It is graduation time once again, when public schools acorss America celebrate another group of young men and women who have made it through the challenges – both in and outside – our hallowed halls. When pomp and circumstance have finished, the crowds have left, and the school custodians have cleaned up the debris, there will be somethiong left out of sorts still. That something is public schooling itself, within the context of our current economic, social, and legal systems.
Most districts across the nation are bracing for large budget cuts, as the economy has yet to rebound, and there does not appear to be another mad printing of money (backed by the full faith and credit of the People’s Republic of China that is buying up the debt we are selling) in the form of a Stimulus II from the feds. If all other components of the system were in stasis, schools might be able to trim a little fat and get on with life. The cuts will be more likely to be approaching the bone.
Health insurance costs have continued to soart every year, with a growth rate that is sinking the budgets of employers that pay for such things. The state of Oregon’s public employee insurance will go up 27% for next year. If districts have 85% of their costs in people (which most do) and a declining budget, rampantly increasing rates for health care appear, well, unhealthy.
Retirement costs have and will continue to soar as well, since the market has slumped. Rates increase for each employee, and once again compound the effect on the district budgets. Those lucky enough to make it “out alive” enjoy a well deserved and comfortable living.
If one were to chart out health and retirement growth rates, in conjunction with cost of living and district budgets, the math lesson would start to creep into psychology, sociology, and history. Simply put, if the cost per teacher goes up and up over time, and the resources to districts stays flat (or declines as is the case the last few years), then something has to give. When that something gives, it will act upon another system (our society) with second and third order effects.
Say your district is faced with a 10% budget reduction. You can either cut staff, or you can cut school days. If you cut staff, you increase class sizes, reduce much needed programs (behavior, sports, arts, etc), which has the impact of further increasing stress on the those who remain (half get out after only three years already), as well as the students (currently about 60% finish school in four years). As schools become more stressful and less appealing, parents who might have been content to keep their kids in public schools will think about becoming part of the exodus to private, charter, online, or homeschools. If 8 kids leave a district in Oregon, it is time to chop another teacher, or half of a school day.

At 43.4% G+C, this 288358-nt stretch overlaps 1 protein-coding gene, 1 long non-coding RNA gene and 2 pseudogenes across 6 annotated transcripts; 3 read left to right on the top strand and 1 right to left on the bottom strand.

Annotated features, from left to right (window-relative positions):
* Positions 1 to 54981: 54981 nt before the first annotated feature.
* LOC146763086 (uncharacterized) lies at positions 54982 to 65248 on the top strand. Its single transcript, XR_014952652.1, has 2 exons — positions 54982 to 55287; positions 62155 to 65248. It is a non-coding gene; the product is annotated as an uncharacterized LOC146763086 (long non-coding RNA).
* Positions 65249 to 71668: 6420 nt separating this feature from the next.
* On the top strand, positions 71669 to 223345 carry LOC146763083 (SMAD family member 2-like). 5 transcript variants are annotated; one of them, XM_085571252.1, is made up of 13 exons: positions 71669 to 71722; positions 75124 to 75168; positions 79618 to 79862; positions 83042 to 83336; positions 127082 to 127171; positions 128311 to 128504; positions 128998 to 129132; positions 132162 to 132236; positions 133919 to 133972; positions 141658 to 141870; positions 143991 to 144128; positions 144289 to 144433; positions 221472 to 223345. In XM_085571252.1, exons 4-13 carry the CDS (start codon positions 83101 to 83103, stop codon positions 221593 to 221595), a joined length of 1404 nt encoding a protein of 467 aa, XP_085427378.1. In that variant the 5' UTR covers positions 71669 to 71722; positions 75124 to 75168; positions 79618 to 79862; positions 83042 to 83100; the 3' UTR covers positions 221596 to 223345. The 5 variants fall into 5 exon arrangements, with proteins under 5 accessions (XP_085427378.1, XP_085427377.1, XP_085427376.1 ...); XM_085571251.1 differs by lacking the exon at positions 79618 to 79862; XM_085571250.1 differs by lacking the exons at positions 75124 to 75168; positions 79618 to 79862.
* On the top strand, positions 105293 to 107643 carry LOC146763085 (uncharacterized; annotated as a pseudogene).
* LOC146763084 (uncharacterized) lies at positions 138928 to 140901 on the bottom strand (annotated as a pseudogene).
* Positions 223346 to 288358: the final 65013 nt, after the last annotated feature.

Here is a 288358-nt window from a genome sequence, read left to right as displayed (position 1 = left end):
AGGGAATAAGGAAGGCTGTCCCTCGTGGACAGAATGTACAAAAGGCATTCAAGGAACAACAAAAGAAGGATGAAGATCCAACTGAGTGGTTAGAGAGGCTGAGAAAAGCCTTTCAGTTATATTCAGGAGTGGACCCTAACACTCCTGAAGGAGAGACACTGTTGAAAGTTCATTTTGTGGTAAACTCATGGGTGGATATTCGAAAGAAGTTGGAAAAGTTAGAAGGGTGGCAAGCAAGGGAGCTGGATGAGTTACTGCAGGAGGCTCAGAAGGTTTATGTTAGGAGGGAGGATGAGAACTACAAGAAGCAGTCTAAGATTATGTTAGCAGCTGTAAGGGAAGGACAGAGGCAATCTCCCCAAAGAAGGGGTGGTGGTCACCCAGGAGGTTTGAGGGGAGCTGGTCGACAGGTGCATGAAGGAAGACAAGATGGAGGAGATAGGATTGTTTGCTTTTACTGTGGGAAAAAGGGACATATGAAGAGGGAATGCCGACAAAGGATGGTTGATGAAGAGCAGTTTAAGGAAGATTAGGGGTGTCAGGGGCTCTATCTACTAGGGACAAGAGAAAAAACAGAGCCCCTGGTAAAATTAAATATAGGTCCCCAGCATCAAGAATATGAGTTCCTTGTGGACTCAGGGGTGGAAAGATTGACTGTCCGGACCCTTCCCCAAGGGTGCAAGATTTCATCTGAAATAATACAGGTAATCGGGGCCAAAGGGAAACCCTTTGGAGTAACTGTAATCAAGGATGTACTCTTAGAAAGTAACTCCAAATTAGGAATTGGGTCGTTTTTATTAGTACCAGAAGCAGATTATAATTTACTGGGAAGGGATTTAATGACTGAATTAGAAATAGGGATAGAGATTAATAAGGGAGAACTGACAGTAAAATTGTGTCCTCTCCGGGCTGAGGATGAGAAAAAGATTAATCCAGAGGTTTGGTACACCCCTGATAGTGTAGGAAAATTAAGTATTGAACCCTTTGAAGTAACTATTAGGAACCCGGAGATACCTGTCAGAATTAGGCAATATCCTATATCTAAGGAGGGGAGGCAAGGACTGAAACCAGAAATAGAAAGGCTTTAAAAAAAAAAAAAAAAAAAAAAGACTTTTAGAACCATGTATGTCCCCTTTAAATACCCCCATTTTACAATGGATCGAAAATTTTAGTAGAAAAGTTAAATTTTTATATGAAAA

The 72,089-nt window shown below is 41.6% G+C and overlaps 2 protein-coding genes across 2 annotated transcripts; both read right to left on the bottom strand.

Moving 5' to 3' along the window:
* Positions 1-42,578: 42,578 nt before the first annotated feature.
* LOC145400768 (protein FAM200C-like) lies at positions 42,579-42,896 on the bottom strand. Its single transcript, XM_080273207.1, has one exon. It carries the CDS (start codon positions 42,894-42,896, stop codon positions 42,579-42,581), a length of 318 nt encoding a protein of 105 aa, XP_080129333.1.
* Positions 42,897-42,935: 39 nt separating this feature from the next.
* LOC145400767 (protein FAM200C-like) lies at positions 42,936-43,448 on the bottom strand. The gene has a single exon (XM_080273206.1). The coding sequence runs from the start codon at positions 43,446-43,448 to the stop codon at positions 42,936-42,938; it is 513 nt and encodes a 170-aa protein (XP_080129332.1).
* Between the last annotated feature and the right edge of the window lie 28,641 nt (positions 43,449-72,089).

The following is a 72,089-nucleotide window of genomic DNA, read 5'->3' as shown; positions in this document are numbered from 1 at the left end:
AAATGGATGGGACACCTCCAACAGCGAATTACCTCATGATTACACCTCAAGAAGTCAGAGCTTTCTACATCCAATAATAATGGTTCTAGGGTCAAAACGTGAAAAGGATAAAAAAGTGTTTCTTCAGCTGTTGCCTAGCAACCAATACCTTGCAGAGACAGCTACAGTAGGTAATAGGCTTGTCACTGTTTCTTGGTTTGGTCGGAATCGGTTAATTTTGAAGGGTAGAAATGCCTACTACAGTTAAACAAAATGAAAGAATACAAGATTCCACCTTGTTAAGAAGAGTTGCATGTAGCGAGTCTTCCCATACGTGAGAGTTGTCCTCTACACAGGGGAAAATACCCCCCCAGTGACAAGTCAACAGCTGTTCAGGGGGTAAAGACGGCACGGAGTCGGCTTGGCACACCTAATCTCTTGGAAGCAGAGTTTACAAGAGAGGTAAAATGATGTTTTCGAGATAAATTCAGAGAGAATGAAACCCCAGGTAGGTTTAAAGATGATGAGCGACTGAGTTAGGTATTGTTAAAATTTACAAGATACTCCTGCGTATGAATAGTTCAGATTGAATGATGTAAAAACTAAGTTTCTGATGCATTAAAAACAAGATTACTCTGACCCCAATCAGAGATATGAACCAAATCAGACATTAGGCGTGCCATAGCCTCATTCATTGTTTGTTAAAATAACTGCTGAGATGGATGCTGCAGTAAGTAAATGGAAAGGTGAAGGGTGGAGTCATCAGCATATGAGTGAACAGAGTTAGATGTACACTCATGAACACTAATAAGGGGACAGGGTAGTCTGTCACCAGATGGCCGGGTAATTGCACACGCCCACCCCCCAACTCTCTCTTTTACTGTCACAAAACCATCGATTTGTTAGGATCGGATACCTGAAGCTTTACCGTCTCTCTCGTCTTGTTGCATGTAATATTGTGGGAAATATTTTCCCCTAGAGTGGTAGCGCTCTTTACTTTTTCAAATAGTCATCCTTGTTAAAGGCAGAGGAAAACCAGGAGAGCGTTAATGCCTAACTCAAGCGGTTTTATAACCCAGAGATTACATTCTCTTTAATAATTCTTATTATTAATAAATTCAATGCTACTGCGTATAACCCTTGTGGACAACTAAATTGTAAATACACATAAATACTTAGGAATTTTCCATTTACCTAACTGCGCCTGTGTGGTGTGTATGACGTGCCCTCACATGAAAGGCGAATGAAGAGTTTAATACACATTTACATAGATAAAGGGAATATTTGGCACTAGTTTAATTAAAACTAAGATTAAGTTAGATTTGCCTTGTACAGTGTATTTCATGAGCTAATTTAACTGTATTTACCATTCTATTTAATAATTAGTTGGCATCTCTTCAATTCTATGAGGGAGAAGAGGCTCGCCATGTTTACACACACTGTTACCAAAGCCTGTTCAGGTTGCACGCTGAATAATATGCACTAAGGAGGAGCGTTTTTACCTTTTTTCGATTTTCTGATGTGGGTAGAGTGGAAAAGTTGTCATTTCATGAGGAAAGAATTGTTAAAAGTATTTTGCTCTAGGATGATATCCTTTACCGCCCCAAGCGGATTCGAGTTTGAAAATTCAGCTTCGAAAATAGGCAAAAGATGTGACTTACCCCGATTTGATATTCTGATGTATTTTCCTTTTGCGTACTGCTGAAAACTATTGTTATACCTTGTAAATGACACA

Sounds like cutting days is the option you say….good for the short term, but not so palatable to educators who grew accustomed to 2-3% annual cost of living raises for several years. If you cut ten school days, you cut teacher pay by 5 to 6%. Even if the staff agrees to it, if this becomes the annual “fix”, the number of days will do nothing but increase as costs continue to soar, and revenues stay flat or decline. As half of teachers get out by year three, districts need to constantly recruit. Can you imagine the tag line “We pay 14% less than our competitors!” at a job fair? From the parent perspective, they do not want their students out of school in early May. Sounds like we need to cut the fat!
The “fat” of public schools resides with the administration and “support” staff and programs. This fat could be trimmed away, but we have painted ourselves into a legal corner as a society. You could cut the principal, but who else is trained in school law and is willing to risk livelihood, home, and a jail term to handle student discipline, parent complaints, and other legal stuff? You could trim away the programs for special education that have ballooned in cost and complexity over the last 25 years, but then you run up against violations of law (least restrictive environment). It just does not compute financially to do so with the consequences.
As a culture, we have been raised on the belief that as Americans, we are the best in the world, and that we are destined to have the best of everything. We expect modern schools with shiny new technology (read: computers). If one were to go back in time before computers infected our schools, one would see textbook budgets of a certain percentage of the overall school expenditures. If one is to look at most district and school budgets since the pre-computer days, you would most likely see textbook budgets increasing (as costs for Texas approved fare goes up and up) and computer budgets doing the same. I am puzzled as to why we need both…..perhaps we have a generation of students that do not respond to textbooks, and a generation of teachers that cannot imagine a class without them.
So how does the story of public school end….
On its current course, it will fight tooth and nail to save itself…in its current form (as any good bureaucracy will do.) Each year, one or two more colleagues will not return (the newer ones). Classes will get a little bigger, and more unruly. Teachers will be more stressed, administrators too. Parents who can will pull their kids out when it becomes too much for them to bare, exercising a growing list of more attractive options. Eventually the day will come when the last teacher, with a $300,000 a year health care plan and a $100,000 a year retirement plan, will check in the shiny textbooks that have not been read, turn off the 20 new laptops in the room, and close and lock the door on a failed American experiment.
As with most systems, public education needs a “significant event(s)” from outside of itself, to make changes to allow for it to not only survive, but to become something that even the wealthy want to put their kids into.